Would an external HD speed things up?

Perseus

Registered
I currently have a dual 500 mhz G4 etc, with a 30 gig HD. I am using 27 gigs, so I have roughly 3.2 gigs left. My comp is really starting to run slowly, I was wondering if I purchase an external HD, and put all of my stuff on there, and completely wipeout the HD on the computer, would that speed things up at all?
 

barhar

Registered
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Added 14 Oct 2005, 21.27.

Would an external HD speed things up?, not if you continued to boot from the 30 GB internal hard disk drive, hdd. Yes, if you booted from the external Firewire hdd; however, it is best to boot primarily from an internal hdd.

Suggestions follow ...
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'... a dual 500 mhz G4 etc, with a 30 gig HD. I am using 27 gigs, so I have roughly 3.2 gigs left.', vvvvverryyyy interesting!; since the dual 500 MHz PowerPC G4 PowerMac shipped with a 40 GB IBM hdd.

' etc ' is non helpful in an original post. Providing the current, and any intended future System / MacOS X installation, is helpful.

While adding an external hdd is possible, with respect to using MacOS X on the internal boot drive - it is a better choice to purchase a hdd of less than 130 GB (such as the Western Digital 120 GB, model number: WD1200JB [note the 'J' in WD1200JB, if you see a WD1200BB - do not get it, it has only a 2 MB RAM buffer, whereas the 'JB' has an 8 MB RAM buffer]) and install it internally - an use it as the 'primary' boot drive.

You can place up to three (< 130 GB) hdds in the dual 500 MHz. Two in the hdd bay, where the 30 GB hdd is currently (the 30 GB is current configured as 'master', the additional drive can be set a 'slave' [you can wire them oppositely; but, you will have to place the 120 GB on the bottom and the 30 GB above it]), and a third (configured as a 'slave') in the zip drive bay beneath the DVD-RAM drive.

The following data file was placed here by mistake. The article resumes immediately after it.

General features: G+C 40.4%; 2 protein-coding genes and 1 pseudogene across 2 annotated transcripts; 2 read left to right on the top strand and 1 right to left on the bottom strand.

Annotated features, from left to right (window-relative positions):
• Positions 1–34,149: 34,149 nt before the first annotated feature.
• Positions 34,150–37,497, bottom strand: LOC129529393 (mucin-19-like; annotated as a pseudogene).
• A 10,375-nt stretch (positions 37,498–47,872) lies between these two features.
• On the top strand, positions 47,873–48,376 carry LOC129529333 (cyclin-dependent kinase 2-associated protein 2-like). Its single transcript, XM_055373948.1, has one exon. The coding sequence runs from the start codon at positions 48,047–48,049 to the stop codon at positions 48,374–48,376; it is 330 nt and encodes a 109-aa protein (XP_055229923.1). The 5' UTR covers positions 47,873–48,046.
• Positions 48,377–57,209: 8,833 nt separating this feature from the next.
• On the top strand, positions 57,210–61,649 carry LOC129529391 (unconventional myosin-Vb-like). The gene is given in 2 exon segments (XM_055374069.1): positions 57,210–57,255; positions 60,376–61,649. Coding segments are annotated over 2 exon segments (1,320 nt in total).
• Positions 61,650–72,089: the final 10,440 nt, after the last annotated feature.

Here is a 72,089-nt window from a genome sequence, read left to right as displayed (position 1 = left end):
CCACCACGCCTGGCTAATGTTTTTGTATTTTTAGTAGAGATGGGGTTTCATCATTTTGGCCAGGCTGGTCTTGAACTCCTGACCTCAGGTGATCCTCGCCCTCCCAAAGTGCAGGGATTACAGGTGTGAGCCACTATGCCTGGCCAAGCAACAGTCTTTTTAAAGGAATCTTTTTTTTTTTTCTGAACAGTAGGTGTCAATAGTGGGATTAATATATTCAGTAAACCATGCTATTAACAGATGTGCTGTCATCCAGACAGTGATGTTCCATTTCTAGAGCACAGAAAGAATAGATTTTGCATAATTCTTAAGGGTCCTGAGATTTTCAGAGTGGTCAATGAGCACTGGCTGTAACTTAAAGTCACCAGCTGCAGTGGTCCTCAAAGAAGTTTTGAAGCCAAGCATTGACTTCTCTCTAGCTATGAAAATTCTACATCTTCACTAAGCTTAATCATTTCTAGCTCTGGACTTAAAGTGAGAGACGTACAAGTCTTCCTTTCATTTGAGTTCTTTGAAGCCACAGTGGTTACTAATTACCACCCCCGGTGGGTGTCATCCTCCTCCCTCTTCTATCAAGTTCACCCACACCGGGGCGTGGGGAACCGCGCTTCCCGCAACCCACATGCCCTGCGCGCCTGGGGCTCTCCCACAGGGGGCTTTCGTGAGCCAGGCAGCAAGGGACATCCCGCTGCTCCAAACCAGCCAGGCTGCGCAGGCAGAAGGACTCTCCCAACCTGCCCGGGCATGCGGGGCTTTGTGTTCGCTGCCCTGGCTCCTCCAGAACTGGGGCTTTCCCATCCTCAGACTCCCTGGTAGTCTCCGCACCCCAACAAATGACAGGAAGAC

Actually, two more hdds can be added internally, as long as - you install a PCI to SCSI or PCI to ATA / IDE card.

By adding a 120 GB hdd (as the 'master') and leaving the 30 GB hdd (as a 'slave') you can install a new System / MacOS X on the 120 GB drive, and still have access to the contents on the 30 GB ('slave') drive. Naturally, as time goes on - you can install additional (less than 130 GB) hdds; maybe, moving the 30 GB to an external Firewire enclosure.

How do I know the above?, I performed such installations - including, replacing the DVD-RAM drive with a Pioneer DVR-106D. Also, I am, at this moment, partitioning the dual 500 MHz PPC G4 PM's original 40 GB IBM into three partitions (2 - 9.54 GB partitions, and 1 - 19.08 GB partition) in an external Firewire enclosure.

Note 'primary' boot drive and 'master' are not the same.
You can keep the 30 GB hdd as the 'master', install the 120 GB hdd as a 'slave', and yet install a System / MacOS X on the 120 GB hdd and make it your 'primary' boot drive.
However, by placing the 30 GB 'on top' (and thus configuring it as the 'slave') will allow easier access in the future to replace it - with a larger capacity hdd.

But why the 120 GB as the master? (you may ask). Well, with respect to MacOS X - there will be virtual memory swapfiles in excess of 1 GB created, as well as - many many cache and log files created over the course of the Mac's use. While some versions of MacOS X properly manage the just mentioned files, there will be times when the files consume hdd space until handled by the OS itself, or via you - with various utility software, and / or script files. Then there are the files you download; applications and peripheral drivers you install; etc.
 
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